The Democratic party is disorganized in Texas. Still, Rick Perry squeaked out a victory in a 3 way race against a no budget Democrat and a novelty candidate in Kinky Friedman.

If Bill White can run a decent campaign, he might have a chance in a one on one race against Rick Perry.

Bill White

Perry lined up his support with teabaggers with his support of succession. He’ll probably win the Republican primary, but this could be an interesting race.

The Democrats have been trying to kick the Latino sleeping giant awake for a long time. If Perry (or any other Republican) pulls a Pete Wilson, then the Republicans could make Texas a swing state very quickly.

[quote=“dalej42, post:5, topic:522255”]

The thing is, these types of elections, even the ones for Governor, are usually not equatable to Presidential elections. The turn out demographics and the overall dynamics are different. I do not see Texas flipping to being a blue state in 2012.

Yes, there is a difference, but you seem to have it backwards. The generational and class demographics being what they are – that is, younger and poorer voters being both more Dem-leaning and less likely to vote in the midterms compared to older, richer, and/or whiter voters – I daresay you can count on a better Pub showing in the midterm than in a presidential year.

Except for Humphrey getting Texas in 1968, no northern Democrat since 1964 has won a single electoral vote in the old Confederacy since then and until Obama. Carter and Clinton were aberrations because they were southerners.

Although before Obama, no Democrat won the presidential election other than Carter and Clinton, and McGovern, Mondale, and Dukakis at least didn’t have much support outside the South either (Kerry and Gore did). So, it might just be that the Democrats didn’t pick popular candidates for most of those elections.

Perhaps I was being too subtle by saying just yet. I agree that it won’t happen in 2012. But the demographics are impossible to ignore. If they stay on their current course, the Republicans are going to lose Texas some day

Cities have been slowly getting more progressive, but the outliers area are deep republican . The southern states are red seas with blue islands.

As is the rest of the country, really.

See this map, broken down by county: The main urban centers are solid blue, the least-populous rural hinterlands are solid red, and everything between is various shades of purple.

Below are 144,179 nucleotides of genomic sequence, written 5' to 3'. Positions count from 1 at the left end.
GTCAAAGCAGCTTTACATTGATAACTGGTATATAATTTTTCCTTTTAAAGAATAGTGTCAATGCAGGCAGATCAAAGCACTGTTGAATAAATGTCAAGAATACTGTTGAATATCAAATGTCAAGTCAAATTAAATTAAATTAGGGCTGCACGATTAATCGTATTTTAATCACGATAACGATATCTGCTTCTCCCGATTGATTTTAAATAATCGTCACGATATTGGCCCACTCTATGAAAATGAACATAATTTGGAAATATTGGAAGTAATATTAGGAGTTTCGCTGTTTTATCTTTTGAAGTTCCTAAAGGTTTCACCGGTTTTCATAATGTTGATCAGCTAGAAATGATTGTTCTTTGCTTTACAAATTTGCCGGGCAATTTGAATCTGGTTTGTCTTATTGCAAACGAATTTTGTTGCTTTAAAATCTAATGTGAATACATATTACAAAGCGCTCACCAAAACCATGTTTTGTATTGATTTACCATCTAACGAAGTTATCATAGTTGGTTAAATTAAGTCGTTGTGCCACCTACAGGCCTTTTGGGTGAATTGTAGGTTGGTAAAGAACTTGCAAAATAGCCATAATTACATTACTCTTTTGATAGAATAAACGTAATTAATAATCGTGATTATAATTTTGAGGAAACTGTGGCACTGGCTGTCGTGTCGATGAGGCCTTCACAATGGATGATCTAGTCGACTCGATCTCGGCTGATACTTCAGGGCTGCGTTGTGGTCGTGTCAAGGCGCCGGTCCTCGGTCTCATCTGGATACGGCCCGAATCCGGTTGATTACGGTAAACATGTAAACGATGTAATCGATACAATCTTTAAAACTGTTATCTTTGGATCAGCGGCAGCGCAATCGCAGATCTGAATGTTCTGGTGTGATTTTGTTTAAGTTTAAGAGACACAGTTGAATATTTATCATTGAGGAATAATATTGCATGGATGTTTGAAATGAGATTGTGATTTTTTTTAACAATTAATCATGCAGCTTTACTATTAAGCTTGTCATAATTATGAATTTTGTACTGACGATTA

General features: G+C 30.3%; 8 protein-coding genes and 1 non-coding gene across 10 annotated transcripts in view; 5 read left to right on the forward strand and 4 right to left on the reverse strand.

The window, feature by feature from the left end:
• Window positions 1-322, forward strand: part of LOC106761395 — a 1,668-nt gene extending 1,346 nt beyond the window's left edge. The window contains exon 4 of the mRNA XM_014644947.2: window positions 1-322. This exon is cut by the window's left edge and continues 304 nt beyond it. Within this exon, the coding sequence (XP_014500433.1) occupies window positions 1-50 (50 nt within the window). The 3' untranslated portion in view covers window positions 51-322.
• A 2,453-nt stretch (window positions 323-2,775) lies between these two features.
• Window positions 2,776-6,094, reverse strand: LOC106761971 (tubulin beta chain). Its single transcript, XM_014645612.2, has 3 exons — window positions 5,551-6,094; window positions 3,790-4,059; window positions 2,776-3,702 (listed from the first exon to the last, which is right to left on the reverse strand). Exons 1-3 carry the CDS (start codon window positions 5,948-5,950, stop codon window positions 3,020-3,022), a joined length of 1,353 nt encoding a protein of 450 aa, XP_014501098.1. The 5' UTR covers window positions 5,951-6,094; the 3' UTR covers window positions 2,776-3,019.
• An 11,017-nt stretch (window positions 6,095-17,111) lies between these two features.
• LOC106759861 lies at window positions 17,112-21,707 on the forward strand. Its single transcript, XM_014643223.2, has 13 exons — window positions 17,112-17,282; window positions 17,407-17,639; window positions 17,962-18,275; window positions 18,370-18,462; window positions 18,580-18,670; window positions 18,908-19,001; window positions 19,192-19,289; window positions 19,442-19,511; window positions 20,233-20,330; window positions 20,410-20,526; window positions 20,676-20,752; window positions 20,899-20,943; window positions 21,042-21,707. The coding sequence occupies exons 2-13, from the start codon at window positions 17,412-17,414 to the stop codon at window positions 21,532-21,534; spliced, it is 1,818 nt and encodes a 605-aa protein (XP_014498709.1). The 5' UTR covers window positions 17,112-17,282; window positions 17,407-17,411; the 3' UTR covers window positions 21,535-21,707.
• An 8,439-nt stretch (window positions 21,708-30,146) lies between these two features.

Right, but that’s true in north as well as south.

The democrats lost texas in 2008 by 1 million votes. There was a lot more info in the run up to the 2008 election about its status as a swing state, and I’m having trouble digging it up now.

The argument is that Texas has lower voter registration among blacks, latinos and youth vs more conservative whites and that a serious voter registration effort in TX alone could push it closer to swing state status by adding a few hundred thousand democratic voters. But failing that, demographic changes involving more immigration from northern states, combined with growing black & latino voters combined with the dying off of the elderly (who are more GOP) will push it closer towards swing state status in 2012 or 2016.

I’m not aware that there are any white Christian heterosexuals who oppose government.

The idea is Texas is particularly affected by continued immigration of Hispanics, who vote Democratic, though not in lockstep as blacks do. Take a look at the southern border of Texas in BG’s map - heavily Hispanic territory. (This marks, of course, a realpolitik reason for why Democrats support more open borders and some Republicans promote immigration restrictions.)

I think he was referring to a “strong federal government.” The GOP line has been that the federal government is too powerful, and the states need to have more autonomy. And the GOP is largely made up of white heterosexuals who are at least nominally Christian.

I’m sure the Libertarian Party has many such.

There was a little buzz about it, especially after the “Latinos won’t vote for a black guy” meme died out in the face of polling showing strong Obama support among Hispanics. It was pretty much all talk though, the best numbers I saw for Obama still had him nine points behind McCain in Texas. I think it was one of those “What could happen” stories rather than a “What’s probable to happen”, much like daydreams about Obama winning Georgia and Mississippi on a strong African-American vote.